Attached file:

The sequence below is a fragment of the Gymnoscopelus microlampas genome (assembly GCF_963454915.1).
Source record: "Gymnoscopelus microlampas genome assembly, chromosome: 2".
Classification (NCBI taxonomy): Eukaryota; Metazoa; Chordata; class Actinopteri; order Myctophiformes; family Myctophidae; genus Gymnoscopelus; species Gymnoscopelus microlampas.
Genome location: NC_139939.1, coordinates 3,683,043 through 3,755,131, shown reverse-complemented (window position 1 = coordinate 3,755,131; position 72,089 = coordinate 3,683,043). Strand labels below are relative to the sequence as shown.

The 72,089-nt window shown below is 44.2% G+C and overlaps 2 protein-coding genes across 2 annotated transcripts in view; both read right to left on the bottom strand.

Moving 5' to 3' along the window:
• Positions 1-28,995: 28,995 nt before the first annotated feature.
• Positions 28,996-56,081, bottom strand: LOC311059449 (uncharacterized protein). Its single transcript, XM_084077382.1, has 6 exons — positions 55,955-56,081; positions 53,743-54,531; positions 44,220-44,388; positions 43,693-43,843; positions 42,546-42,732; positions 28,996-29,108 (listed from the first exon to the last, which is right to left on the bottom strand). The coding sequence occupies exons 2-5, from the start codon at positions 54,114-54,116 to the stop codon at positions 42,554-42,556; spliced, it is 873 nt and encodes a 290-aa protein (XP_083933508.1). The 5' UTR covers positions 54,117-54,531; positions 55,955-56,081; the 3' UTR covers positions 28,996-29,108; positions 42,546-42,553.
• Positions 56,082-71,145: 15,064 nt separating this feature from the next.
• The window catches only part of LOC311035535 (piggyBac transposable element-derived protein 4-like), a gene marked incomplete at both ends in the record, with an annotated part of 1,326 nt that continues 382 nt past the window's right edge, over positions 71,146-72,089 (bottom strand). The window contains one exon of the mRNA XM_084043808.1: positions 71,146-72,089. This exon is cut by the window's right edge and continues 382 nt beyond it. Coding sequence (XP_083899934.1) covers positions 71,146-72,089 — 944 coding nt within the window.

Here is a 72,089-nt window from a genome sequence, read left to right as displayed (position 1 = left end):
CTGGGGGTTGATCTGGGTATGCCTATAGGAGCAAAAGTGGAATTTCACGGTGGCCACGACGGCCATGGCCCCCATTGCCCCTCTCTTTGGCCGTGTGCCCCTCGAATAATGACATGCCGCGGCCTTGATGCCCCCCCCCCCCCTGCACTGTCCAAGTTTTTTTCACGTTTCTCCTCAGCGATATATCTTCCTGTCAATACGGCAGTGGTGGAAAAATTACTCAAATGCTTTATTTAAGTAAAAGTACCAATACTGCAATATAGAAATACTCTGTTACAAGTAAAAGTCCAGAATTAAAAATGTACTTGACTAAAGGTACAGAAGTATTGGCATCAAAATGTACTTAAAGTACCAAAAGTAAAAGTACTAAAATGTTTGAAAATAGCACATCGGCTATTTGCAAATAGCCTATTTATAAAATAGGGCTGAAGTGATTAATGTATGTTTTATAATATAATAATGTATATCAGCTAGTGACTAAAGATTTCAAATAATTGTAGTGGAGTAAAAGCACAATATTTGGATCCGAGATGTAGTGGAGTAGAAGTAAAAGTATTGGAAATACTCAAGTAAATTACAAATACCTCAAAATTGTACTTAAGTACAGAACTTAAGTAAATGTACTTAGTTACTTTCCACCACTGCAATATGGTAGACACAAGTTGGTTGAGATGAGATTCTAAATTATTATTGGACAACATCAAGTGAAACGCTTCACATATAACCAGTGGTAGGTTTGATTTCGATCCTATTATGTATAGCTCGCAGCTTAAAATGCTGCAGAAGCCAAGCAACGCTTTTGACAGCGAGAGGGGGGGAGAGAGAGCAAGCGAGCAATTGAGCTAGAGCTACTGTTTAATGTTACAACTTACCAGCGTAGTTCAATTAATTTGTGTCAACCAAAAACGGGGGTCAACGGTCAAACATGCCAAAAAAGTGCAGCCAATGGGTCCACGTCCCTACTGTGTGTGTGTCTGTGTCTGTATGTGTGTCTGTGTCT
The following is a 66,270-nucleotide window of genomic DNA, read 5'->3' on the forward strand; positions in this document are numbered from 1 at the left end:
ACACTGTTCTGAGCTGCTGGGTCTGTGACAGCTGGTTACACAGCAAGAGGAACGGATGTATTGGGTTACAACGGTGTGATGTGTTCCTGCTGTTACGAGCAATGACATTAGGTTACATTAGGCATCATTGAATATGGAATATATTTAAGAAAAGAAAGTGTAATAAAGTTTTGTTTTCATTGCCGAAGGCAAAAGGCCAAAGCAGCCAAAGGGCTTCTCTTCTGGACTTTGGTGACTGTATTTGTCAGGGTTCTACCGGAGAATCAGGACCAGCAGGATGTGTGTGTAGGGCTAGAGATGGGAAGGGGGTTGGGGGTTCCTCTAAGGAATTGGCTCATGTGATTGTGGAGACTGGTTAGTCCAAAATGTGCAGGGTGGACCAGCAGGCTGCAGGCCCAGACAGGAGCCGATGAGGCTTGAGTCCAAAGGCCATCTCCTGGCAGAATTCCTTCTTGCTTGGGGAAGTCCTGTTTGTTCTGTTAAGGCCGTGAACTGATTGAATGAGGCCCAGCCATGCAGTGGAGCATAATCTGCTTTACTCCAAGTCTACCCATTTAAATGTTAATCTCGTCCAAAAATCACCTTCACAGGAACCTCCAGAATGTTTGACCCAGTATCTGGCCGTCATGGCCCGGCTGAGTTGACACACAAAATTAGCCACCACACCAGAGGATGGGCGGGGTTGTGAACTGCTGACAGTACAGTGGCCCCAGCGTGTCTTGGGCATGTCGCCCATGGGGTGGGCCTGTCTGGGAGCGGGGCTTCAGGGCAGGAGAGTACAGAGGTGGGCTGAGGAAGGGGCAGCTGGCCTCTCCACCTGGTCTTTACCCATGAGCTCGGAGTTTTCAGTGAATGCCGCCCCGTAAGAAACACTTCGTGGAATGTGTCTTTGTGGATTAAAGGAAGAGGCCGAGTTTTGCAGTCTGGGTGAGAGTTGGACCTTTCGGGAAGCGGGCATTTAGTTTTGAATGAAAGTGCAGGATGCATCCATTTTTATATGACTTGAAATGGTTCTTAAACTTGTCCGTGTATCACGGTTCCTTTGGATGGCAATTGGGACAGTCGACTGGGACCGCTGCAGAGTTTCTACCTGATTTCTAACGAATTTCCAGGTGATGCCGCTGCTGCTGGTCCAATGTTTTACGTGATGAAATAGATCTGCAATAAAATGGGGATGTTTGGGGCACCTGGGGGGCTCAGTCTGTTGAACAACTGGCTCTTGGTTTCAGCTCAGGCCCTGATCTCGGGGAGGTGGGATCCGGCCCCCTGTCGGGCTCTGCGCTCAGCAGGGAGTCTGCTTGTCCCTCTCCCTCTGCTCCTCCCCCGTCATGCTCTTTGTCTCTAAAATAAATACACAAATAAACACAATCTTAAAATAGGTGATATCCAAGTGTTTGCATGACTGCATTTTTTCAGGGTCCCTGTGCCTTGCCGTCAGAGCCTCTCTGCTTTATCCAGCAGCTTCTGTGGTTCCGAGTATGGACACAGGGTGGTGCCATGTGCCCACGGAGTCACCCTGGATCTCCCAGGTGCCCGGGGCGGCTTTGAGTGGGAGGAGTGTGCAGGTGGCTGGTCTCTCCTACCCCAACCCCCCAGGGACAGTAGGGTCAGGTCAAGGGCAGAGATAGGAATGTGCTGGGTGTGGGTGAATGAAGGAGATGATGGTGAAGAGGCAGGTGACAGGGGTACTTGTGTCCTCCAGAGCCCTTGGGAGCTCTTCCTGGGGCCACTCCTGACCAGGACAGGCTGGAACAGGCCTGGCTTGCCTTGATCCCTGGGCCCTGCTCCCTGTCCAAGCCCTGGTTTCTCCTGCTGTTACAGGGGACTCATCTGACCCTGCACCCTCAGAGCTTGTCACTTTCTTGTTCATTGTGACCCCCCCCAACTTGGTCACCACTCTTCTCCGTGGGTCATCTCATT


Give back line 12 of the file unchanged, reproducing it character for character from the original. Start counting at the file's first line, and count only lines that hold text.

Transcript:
CTGGGGGTTGATCTGGGTATGCCTATAGGAGCAAAAGTGGAATTTCACGGTGGCCACGACGGCCATGGCCCCCATTGCCCCTCTCTTTGGCCGTGTGCCCCTCGAATAATGACATGCCGCGGCCTTGATGCCCCCCCCCCCCCTGCACTGTCCAAGTTTTTTTCACGTTTCTCCTCAGCGATATATCTTCCTGTCAATACGGCAGTGGTGGAAAAATTACTCAAATGCTTTATTTAAGTAAAAGTACCAATACTGCAATATAGAAATACTCTGTTACAAGTAAAAGTCCAGAATTAAAAATGTACTTGACTAAAGGTACAGAAGTATTGGCATCAAAATGTACTTAAAGTACCAAAAGTAAAAGTACTAAAATGTTTGAAAATAGCACATCGGCTATTTGCAAATAGCCTATTTATAAAATAGGGCTGAAGTGATTAATGTATGTTTTATAATATAATAATGTATATCAGCTAGTGACTAAAGATTTCAAATAATTGTAGTGGAGTAAAAGCACAATATTTGGATCCGAGATGTAGTGGAGTAGAAGTAAAAGTATTGGAAATACTCAAGTAAATTACAAATACCTCAAAATTGTACTTAAGTACAGAACTTAAGTAAATGTACTTAGTTACTTTCCACCACTGCAATATGGTAGACACAAGTTGGTTGAGATGAGATTCTAAATTATTATTGGACAACATCAAGTGAAACGCTTCACATATAACCAGTGGTAGGTTTGATTTCGATCCTATTATGTATAGCTCGCAGCTTAAAATGCTGCAGAAGCCAAGCAACGCTTTTGACAGCGAGAGGGGGGGAGAGAGAGCAAGCGAGCAATTGAGCTAGAGCTACTGTTTAATGTTACAACTTACCAGCGTAGTTCAATTAATTTGTGTCAACCAAAAACGGGGGTCAACGGTCAAACATGCCAAAAAAGTGCAGCCAATGGGTCCACGTCCCTACTGTGTGTGTGTCTGTGTCTGTATGTGTGTCTGTGTCT